AFL Emergency Response Coordinator (ERC) Fundamentals

Colbrow Medics in conjunction with the AFL delivers quality First Aid Training to hundreds of parents enabling essential skills to manage medical incident and emergencies in community football. Our AFL Emergency Response Coordinators and Sports Trainers will come away with the fundamentals in which to build their knowledge of emergency management and injury management. To book a group course, please complete the following form:  or for public First Aid Courses and ERC Training, simply make a booking via our course calendar First Aid Training:

The key fundamentals of the Emergency Response Coordinator (ERC) include:

Role of the Emergency Response Coordinator

1. Understand and implement emergency management procedures including:

  • Ensure unobstructed entrance for emergency vehicles (gate unlocked and nil parked cars)
  • Designate person to meet ambulance at street entrance and direct to casualty
  • Be aware of location and ensure readiness of defibrillator, spine board & oxygen
  • Know the street address of the venue
  • Emergency planning
  • Be aware of underlying health conditions of children on own football team

2. Provide immediate assessment and management of acute on field injuries and medical emergencies including:

  • Soft tissue injures
  • Concussion
  • CPR
  • Running onto field
  • On field communication
  • Calling 000
  • Transporting injured patients off field
  • Calling off the game if necessary

Have basic knowledge of first aid and administration of salbutamol using a spacer and other common medications children may be taking

Communication – On & Off the Field


Stretcher: Two arms raised straight overhead

Blood rule: Two arms raised overhead and crossed over

Defibrillator: Two arms crossed over chest then brought straight down & continued over

Medic required on field: One arm raised straight overhead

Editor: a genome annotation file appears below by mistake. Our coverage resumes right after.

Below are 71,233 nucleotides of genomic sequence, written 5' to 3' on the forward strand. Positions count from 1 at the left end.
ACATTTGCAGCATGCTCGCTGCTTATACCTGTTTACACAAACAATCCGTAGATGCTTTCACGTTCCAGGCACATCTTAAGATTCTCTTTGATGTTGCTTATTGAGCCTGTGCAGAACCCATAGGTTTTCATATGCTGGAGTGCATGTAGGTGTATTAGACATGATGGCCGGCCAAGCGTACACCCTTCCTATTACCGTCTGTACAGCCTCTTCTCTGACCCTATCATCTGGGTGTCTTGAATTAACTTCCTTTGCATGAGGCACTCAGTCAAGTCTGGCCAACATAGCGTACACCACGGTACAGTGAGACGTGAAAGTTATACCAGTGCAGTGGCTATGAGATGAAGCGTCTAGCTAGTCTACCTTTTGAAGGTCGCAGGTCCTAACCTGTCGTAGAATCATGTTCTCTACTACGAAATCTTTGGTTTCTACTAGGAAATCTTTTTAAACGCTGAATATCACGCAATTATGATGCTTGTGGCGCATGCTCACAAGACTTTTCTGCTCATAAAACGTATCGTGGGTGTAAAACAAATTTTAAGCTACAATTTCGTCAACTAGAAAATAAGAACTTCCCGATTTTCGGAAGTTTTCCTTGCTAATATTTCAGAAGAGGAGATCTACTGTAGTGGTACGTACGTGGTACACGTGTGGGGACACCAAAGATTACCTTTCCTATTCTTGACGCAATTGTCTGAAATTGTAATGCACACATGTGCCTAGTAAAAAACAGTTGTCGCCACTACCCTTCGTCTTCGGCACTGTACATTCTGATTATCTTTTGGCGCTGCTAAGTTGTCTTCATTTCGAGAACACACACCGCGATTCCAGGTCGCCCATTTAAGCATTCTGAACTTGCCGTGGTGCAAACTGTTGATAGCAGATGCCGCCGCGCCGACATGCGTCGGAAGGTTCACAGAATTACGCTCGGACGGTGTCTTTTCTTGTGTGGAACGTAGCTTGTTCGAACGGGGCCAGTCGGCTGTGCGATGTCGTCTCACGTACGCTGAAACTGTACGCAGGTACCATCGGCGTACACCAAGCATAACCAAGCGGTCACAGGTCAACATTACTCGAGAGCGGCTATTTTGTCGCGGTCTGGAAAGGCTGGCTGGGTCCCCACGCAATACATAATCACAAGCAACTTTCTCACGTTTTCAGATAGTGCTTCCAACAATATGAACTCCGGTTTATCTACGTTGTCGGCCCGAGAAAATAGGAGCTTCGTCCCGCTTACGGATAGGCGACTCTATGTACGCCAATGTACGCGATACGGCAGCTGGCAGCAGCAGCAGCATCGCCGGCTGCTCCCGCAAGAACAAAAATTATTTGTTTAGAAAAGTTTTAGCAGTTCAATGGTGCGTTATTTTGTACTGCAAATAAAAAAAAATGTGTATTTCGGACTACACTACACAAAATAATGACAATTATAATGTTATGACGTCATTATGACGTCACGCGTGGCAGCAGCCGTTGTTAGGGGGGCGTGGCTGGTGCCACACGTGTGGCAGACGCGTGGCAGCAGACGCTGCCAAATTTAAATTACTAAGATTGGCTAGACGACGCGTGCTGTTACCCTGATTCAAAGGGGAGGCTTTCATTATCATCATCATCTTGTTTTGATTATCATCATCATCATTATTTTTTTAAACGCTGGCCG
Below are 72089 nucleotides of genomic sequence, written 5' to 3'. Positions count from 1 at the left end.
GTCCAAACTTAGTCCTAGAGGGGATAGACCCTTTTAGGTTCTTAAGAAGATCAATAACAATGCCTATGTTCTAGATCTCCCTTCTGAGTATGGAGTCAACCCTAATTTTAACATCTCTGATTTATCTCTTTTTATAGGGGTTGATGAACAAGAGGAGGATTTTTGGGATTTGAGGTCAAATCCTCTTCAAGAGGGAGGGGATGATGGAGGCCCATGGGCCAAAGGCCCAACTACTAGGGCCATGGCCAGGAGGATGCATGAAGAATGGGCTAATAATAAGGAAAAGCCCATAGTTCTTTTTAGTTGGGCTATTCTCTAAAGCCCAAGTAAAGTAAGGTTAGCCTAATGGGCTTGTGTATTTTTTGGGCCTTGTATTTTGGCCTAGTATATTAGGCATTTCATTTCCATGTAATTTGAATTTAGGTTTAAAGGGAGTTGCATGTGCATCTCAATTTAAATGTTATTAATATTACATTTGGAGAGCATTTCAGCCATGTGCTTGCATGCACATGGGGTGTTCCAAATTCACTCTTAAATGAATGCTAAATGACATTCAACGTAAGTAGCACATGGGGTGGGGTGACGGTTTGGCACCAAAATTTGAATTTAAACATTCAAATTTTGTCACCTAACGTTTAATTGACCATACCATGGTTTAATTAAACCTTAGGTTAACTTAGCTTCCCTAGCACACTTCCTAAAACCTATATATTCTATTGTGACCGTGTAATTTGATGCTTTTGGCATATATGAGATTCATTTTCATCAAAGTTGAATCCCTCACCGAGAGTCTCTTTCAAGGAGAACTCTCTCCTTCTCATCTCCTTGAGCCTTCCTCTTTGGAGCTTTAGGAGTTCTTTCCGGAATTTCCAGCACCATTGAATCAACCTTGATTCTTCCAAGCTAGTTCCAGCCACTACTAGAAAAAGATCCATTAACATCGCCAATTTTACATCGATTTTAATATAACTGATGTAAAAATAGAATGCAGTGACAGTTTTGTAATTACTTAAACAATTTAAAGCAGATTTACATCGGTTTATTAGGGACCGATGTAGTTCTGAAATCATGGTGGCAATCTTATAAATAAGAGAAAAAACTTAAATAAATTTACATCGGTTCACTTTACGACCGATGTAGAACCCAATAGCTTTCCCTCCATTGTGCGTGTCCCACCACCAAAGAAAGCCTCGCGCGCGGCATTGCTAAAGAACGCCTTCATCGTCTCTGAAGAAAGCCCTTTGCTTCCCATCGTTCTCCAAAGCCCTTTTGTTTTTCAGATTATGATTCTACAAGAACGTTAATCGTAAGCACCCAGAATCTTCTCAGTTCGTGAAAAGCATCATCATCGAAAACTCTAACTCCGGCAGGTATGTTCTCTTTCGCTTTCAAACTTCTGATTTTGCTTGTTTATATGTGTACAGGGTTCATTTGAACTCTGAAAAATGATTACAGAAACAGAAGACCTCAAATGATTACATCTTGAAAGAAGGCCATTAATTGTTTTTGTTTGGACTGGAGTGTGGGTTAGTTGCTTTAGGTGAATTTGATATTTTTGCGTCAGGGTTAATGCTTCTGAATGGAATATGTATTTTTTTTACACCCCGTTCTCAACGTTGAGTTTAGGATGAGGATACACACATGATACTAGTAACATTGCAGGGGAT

Teamwork – Knowledge of preexisting injuries, general health of players, and communicating between players, parents / guardians, coaches and umpires.

Soft Tissue Injuries

Damage to any muscle, tendon, ligament or surface tissue caused by strain, sprain or overuse. Assess injuries using STOP and TOTAPS acronyms

Stop – Stop the player to avoid further injury and to allow for thorough investigation
Talk – Ask the player questions surrounding the injury
Observe – Observe the affected limb, being careful to compare with the unaffected limb whilst also noting the demeanor of the patient
Prevent – Prevent further injury through the activation of RICER technique

Talk – Talk to the player and ask questions about what has occurred
Observe – Observe the site of injury and compare with unaffected limb. Observe the distress level of player
Touch – Touch the injury noting irregularity, pain, and heat
Active Movement – Have the player move the injured limb and observe ability to use
Passive Movement – Move the players injured limb yourself observing rotation, flexion and extension ability
Skills – Instruct patient to perform skills that mimic those used on the game (running back and forward, jumping, hopping, side to side movements, ball catching)

Rest – Have the patient stop play and rest – sleep is the best form of rest.
Ice – Ice for 20 mins every 2-3 hours over 24 – 48 hours to cool the tissue and minimize bleeding and swelling. Be careful to use a cloth to avoid burning the skin.
Compression – use a compression bandage to decrease swelling
Elevation – position the limb above the heart (eg. lying down with leg up) to decrease blood flow and therefore swelling to the area
Referral – refer patient to local physio or most relevant health professional for advice on treatment

Be mindful to avoid HARM


Concussion is traumatic brain injury which can be cumulative if not treated effectively. If there is ANY chance a player might be concussed they must be taken off the field and must NOT return to play until cleared by a medical professional.

Signs and symptoms
Brief loss of consciousness
Seizure / convulsions
Nausea / vomiting
Short term memory loss
Loss of coordination
Slurred speech
Unequal pupils

What questions to ask a player with suspected concussion:
Where are you today?
What day is it?
Which team are you playing for?
Which quarter are we in?

Do you have any of the above signs and symptoms?